Contents of this course change with each offering. Past offerings have included geometric matching, surface reconstruction, collision detection, computational topology. May be repeated for credit. Winter 2013/14 iteration will cover Computational Symmetry & Regularity and spring quarter 2013/14 will cover data-driven shape analysis. Prerequisites: MATH 52 or equivalent, basic coding.

CS 476A. Music, Computing, Design I: Art of Design for Computer Music. 3-4 Units.

Creative design for computer music software. Programming, audiovisual design, as well as software design for musical tools, instruments, toys, and games. Provides paradigms and strategies for designing and building music software, with emphases on interactive systems, aesthetics, and artful product design. Course work includes several programming assignments and a "design+implement" final project. Prerequisite: experience in C/C++ and/or Java.See https://ccrma.stanford.edu/courses/256a/.
Same as: MUSIC 256A

CS 476B. Music, Computing, Design II: Virtual and Augmented Reality for Music. 3-4 Units.

Aesthetics, design, and exploration of creative musical applications of virtual reality (VR) and augmented reality (AR), centered around VR and mobile technologies. Comparison between AR, VR, and traditional software design paradigms for music. Topics include embodiment, interaction design, novel instruments, social experience, software design + prototyping. Prerequisite: MUSIC 256A / CS 476A.
Same as: MUSIC 256B

CS 499. Advanced Reading and Research. 1-15 Unit.

Letter grade only. Advanced reading and research for CS graduate students. Register using the section number associated with the instructor. Prerequisite: consent of instructor.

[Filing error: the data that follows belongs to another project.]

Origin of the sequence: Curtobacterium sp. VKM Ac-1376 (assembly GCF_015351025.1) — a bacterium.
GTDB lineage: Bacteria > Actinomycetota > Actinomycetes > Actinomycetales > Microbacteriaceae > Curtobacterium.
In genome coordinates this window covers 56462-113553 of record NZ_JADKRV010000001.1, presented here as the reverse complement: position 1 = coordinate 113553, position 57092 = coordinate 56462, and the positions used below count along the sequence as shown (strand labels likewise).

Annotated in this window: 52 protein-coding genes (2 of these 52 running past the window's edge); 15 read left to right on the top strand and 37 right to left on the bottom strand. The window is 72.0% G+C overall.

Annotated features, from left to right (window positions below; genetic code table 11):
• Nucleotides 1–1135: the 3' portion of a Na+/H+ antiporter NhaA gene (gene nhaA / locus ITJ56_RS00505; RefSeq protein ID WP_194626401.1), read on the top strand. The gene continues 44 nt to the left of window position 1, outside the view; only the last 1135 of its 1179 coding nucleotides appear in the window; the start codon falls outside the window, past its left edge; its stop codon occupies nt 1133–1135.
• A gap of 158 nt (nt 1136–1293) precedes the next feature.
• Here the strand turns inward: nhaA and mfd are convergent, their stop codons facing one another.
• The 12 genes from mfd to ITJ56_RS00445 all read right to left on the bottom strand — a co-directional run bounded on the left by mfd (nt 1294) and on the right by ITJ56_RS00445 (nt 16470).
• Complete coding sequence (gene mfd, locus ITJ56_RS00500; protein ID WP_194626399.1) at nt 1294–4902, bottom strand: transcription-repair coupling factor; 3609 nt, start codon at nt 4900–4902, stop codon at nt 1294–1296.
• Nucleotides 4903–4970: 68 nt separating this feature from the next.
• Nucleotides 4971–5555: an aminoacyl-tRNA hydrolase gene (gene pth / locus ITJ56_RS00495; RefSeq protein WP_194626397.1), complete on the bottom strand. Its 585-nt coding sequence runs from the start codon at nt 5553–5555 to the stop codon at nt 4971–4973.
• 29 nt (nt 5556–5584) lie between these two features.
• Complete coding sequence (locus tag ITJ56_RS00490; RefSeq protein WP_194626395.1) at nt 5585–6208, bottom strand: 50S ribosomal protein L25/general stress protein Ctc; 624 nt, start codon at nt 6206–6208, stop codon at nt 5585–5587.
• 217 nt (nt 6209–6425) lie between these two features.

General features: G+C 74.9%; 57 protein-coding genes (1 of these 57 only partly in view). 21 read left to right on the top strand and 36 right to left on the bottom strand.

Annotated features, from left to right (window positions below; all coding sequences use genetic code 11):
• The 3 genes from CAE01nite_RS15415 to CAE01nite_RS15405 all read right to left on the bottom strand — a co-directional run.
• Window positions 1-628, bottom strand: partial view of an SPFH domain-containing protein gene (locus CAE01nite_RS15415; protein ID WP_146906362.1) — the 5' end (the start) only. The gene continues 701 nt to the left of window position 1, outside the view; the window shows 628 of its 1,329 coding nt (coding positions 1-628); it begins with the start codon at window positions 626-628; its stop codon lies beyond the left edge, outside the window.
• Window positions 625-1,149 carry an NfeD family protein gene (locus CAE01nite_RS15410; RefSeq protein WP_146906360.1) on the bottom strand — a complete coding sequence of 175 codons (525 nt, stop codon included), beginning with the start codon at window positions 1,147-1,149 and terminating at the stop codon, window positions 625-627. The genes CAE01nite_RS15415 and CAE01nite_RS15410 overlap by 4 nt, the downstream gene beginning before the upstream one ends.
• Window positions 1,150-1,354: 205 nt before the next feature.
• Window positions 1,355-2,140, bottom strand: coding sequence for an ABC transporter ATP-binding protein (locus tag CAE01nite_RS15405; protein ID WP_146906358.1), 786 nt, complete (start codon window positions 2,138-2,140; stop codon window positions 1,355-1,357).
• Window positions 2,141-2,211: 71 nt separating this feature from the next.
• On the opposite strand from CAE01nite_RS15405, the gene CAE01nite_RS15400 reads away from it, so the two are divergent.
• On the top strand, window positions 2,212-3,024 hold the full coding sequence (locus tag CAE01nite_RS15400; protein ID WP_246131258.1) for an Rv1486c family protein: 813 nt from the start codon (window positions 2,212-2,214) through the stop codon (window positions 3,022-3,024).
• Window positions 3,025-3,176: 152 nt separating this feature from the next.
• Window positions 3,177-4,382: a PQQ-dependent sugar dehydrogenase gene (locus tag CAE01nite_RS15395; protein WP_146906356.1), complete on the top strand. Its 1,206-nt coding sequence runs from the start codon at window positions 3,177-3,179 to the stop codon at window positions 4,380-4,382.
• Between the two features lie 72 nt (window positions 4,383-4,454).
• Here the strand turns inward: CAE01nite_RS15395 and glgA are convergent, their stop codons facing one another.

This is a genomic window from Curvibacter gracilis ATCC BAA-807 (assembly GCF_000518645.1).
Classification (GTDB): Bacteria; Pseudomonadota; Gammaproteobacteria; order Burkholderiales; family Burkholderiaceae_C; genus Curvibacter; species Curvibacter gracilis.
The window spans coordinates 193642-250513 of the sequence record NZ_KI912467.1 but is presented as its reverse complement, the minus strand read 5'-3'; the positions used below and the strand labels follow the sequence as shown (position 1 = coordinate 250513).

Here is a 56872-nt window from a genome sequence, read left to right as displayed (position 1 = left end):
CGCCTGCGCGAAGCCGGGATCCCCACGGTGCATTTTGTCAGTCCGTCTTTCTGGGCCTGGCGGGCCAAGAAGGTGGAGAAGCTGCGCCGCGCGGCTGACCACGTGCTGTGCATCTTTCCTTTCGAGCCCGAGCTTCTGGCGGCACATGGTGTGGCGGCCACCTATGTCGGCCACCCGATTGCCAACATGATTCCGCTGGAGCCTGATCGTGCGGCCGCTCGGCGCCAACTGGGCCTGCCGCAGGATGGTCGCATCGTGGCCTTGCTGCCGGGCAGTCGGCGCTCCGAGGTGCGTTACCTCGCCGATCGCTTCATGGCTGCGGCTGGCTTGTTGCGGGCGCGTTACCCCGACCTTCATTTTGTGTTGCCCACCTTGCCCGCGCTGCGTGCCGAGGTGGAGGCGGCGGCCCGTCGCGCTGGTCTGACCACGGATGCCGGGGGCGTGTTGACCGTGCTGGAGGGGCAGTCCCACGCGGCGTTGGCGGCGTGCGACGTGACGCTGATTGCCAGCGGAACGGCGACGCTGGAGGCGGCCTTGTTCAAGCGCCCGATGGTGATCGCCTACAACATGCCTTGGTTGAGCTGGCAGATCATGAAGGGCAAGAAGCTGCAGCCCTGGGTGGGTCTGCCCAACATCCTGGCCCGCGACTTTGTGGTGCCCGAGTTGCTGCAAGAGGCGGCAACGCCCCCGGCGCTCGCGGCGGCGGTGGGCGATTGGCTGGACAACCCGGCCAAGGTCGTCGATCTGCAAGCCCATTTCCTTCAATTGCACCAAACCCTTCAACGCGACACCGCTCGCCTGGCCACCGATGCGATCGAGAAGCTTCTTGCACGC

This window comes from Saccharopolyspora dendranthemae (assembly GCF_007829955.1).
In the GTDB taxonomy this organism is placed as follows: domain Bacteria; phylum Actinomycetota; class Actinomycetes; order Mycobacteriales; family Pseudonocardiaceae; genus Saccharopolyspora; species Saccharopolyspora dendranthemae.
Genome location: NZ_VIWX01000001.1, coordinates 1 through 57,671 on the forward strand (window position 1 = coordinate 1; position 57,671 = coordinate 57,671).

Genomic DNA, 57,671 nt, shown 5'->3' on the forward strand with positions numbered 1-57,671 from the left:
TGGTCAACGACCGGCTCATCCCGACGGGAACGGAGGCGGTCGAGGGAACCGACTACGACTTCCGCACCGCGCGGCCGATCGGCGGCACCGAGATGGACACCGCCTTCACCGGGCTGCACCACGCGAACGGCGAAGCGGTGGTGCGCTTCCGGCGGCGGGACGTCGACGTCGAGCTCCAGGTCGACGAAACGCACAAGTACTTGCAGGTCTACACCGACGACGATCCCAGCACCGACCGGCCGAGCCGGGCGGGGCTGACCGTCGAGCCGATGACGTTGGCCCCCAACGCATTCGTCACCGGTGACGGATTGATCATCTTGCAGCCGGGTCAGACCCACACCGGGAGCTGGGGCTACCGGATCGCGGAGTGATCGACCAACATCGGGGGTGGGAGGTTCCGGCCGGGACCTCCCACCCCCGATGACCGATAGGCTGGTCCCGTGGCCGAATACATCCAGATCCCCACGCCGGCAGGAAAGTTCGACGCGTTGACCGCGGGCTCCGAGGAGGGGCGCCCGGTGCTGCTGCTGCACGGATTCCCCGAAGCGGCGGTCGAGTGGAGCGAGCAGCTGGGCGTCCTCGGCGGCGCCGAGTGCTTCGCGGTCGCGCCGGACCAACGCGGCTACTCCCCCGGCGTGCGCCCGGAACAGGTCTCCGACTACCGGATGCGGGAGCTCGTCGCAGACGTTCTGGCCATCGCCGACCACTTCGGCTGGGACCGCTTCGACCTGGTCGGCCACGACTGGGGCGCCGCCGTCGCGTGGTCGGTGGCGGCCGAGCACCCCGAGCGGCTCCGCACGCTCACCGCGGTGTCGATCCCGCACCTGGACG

CS 499P. Advanced Reading and Research. 1-15 Unit.

Graded satisfactory/no credit. Advanced reading and research for CS graduate students. Register using the section number associated with the instructor. Prerequisite: consent of instructor.

CS 49N. Using Bits to Control Atoms. 3 Units.

This is a crash course in how to use a stripped-down computer system aboutnthe size of a credit card (the rasberry pi computer) to control as manyndifferent sensors as we can implement in ten weeks, including LEDs, motionnsensors, light controllers, and accelerometers. The ability to fearlesslyngrab a set of hardware devices, examine the data sheet to see how to usenit, and stitch them together using simple code is a secret weapon thatnsoftware-only people lack, and allows you to build many interestingngadgets. We will start with a ``bare metal'' system --- no operatingnsystem, no support --- and teach you how to read device data sheetsndescribing sensors and write the minimal code needed to control themn(including how to debug when things go wrong, as they always do). Thisncourse differs from most in that it is deliberately mostly about what andnwhy rather than how --- our hope is that the things you are able at the endnwill inspire you to follow the rest of the CS curriculum to understandnbetter how things you've used work. Prerequisites: knowledge of the Cnprogramming language. A Linux or Mac laptop that you are comfortablencoding on.

CS 50. Using Tech for Good. 2 Units.

Students in the class will work in small teams to implement high-impact projects for partner organizations. Taught by the CS+Social Good team, the aim of the class is to empower you to leverage technology for social good by inspiring action, facilitating collaboration, and forging pathways towards global change. Recommended: CS 106B, CS 42 or 142. Class is open to students of all years. May be repeated for credit. Cardinal Course certified by the Haas Center.

CS 51. CS + Social Good Studio: Designing Social Impact Projects. 2 Units.

Get real-world experience launching and developing your own social impact projects! Students work in small teams to develop high-impact projects around problem domains provided by partner organizations, under the guidance and support of design/technical coaches from industry and non-profit domain experts. Along with support, resources, and community discussion, the class provides an outlet for students to create social change through CS while providing students with experience engaging in the full product development cycle on real-world projects. Prerequisite: CS 147, equivalent experience, or consent of instructors.

CS 52. CS + Social Good: Implementing Social Impact Projects. 2 Units.